Saturday, September 16, 2006
My Yahoo! & RSS Help Me Cope with Information Overload
Alvin Toffler (Future Shock, 1970) was right: there is SO much information out there that it's often overwhelming and numbing. Even for an above-average Googler, which I have to admit I am.
But I am extremely happy to announce I have found (no: rediscovered) a powerful weapon in the battle against information overload:
(Sometimes the solution to our problems are right under our noses.)
My Yahoo! is Yahoo!'s (duhh) version (there are also Google Reader, My AOL and My MSN and probably countless others) of a Web portal page which one can customize to display current news headlines, stock quotes, local weather, local movie listings, and so on. It's the "and so on" I want to tell you about.
By the way, I say I rediscovered My Yahoo! because my My Yahoo! page has been around and under my nose for years. But until yesterday, I was using only the tip of the proverbial iceberg: I would load it up to see what's playing on TV or, even more importantly, to find out which photos of which tripping-and-falling runway models have been Most-Emailed that day.
Here's what happened yesterday.
I arrived unexpectedly early for an appointment with my accountant, and I found myself in thumb-twiddling mode. On the side table, amidst several "Journals of Accountancy", was the Sep 4 issue of Fortune Magazine, featuring a cover story about the co-founders of MySpace.com. I had heard that these guys recently sold the biz to Rupert Murdoch, and I figured the article would be an interesting read. It was. And so were many other articles (like the one entitled, "When Is a Click Not a Click", about some of the problems with the paid search engine ad programs). Dang if my accountant didn't invite me into her office before I could finish reading "Texas Instruments' Lunatic Fringe"; but she graciously let me take the magazine with me to finish my reading.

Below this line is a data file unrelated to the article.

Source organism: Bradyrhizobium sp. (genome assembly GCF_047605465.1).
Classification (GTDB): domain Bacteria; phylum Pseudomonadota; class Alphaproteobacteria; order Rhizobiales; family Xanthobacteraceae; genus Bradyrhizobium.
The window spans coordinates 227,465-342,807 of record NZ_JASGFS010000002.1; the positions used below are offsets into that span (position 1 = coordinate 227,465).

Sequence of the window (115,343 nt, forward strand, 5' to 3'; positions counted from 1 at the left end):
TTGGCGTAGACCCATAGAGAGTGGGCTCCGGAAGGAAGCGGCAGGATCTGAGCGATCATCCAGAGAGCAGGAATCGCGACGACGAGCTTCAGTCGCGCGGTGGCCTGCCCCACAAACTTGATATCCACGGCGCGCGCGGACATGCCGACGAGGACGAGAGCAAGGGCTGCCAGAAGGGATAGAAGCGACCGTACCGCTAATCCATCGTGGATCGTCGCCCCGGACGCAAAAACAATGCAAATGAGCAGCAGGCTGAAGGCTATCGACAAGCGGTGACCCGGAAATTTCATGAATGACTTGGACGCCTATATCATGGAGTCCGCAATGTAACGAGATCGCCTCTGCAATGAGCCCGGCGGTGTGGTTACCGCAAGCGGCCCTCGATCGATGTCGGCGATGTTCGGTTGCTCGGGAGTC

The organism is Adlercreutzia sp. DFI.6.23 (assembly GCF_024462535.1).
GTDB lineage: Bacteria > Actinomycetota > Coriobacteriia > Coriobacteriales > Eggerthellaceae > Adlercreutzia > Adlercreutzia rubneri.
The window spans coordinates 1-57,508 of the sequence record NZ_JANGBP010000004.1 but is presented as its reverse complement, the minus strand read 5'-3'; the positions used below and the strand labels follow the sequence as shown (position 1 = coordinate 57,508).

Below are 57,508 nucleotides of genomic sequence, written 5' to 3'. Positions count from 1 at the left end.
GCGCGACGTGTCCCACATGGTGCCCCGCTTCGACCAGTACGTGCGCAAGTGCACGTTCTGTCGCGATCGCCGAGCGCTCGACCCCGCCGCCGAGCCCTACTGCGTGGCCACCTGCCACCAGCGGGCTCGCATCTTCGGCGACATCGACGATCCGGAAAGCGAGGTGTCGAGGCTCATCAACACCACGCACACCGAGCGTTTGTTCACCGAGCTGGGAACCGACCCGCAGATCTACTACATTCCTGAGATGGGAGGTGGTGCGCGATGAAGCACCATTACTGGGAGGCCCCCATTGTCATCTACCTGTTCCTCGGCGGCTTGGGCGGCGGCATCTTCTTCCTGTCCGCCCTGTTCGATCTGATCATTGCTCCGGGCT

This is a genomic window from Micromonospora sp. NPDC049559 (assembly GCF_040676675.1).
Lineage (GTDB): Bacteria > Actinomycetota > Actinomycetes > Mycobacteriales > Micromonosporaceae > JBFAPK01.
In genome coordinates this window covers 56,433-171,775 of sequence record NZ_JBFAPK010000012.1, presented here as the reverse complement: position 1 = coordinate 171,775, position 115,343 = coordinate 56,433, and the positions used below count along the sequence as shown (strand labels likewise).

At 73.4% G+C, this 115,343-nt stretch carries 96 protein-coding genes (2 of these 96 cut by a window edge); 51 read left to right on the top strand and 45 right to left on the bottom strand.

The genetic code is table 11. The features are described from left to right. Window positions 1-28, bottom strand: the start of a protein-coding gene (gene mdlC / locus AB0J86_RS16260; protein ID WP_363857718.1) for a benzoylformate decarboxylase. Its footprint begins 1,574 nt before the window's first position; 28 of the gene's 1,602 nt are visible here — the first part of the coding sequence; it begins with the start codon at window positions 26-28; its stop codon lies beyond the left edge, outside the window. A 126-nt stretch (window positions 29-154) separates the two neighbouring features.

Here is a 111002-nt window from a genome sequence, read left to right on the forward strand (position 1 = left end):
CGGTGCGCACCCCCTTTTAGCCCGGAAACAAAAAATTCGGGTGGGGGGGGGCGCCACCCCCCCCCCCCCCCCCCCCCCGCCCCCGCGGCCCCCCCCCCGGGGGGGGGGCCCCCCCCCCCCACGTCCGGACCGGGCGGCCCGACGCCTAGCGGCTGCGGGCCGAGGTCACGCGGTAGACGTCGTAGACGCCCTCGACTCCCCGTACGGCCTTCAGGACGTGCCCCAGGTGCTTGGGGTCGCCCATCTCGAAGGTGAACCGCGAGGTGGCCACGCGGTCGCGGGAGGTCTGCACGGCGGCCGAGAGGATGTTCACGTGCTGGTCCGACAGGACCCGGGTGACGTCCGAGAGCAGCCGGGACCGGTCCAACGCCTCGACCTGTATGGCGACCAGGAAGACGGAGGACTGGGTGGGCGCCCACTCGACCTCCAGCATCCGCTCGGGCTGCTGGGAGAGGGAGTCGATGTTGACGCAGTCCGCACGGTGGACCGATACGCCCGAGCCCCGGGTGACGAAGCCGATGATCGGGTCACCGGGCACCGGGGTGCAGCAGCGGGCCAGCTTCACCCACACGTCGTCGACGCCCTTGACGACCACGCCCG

Driving home, I went through the not-unfamiliar routine of mildly reprimanding myself for not reading more and resolving to get better. But how? There is so much information out there, and so little time!
Back at my office, as I started to resume the unfinished Fortune article, I had the brilliantly obvious idea to look for it at FortuneMagazine.com. Sure enough, it was there, along with every other article in the paper issue.
"Hmm...," I thought..
"What if I could get notified whenever a new online issue of Fortune is available?"
"What if Fortune could deliver to my desktop the table of contents of each issue as soon as it's out?"
The answer — as some of you already knew and others will have guessed — is that Fortune can do that. And now they do!
All I needed was an RSS Newsreader (a.k.a. RSS News Aggregator, a.k.a. RSS Feed Reader) and the address (URL) of the stuff the RSS Newsreader needs to read.
Problem solved: My Yahoo! is, in fact, an RSS Newsreader; and FortuneMagazine.com was more than happy to give me the addresses of all 9 feeds it offers (All Stories, Top Stories, Markets, Technology, etc.).
What other RSS feeds are out there that I should grab? (When I first set up my My Yahoo! page years ago, I pretty much let the Yahoo! wizard give me the standard package of feeds.) I then embarked on the journey of making my My Yahoo! truly Mine. Before the day was over, my My Yahoo! portal became a neatly-organized compendium of headlines I want to see — not the ones the Yahoo! wizard wants me to.
(By the way, I also programmed an RSS feed of the nSiteful blog and made it available to any of you who would like to add it to your RSS Newsreaders. Just click on one of the links to the left.)
There's much more to talk about on the subject of RSS (oh yeah: the initials are variously associated with "Really Simple Syndication", "Rich Site Summary", and "RDF Site Summary"), but I've got headlines to peruse. So stay tuned...
PS: Between the times I started and finished writing this blog entry, I have added to my My Yahoo! the RSS feeds for A.J. Jacobs' (author of "The Know-It-All") blog, my personal Netflix DVD Rental Queue, and Latest News from Atlanta Business Chronicle.
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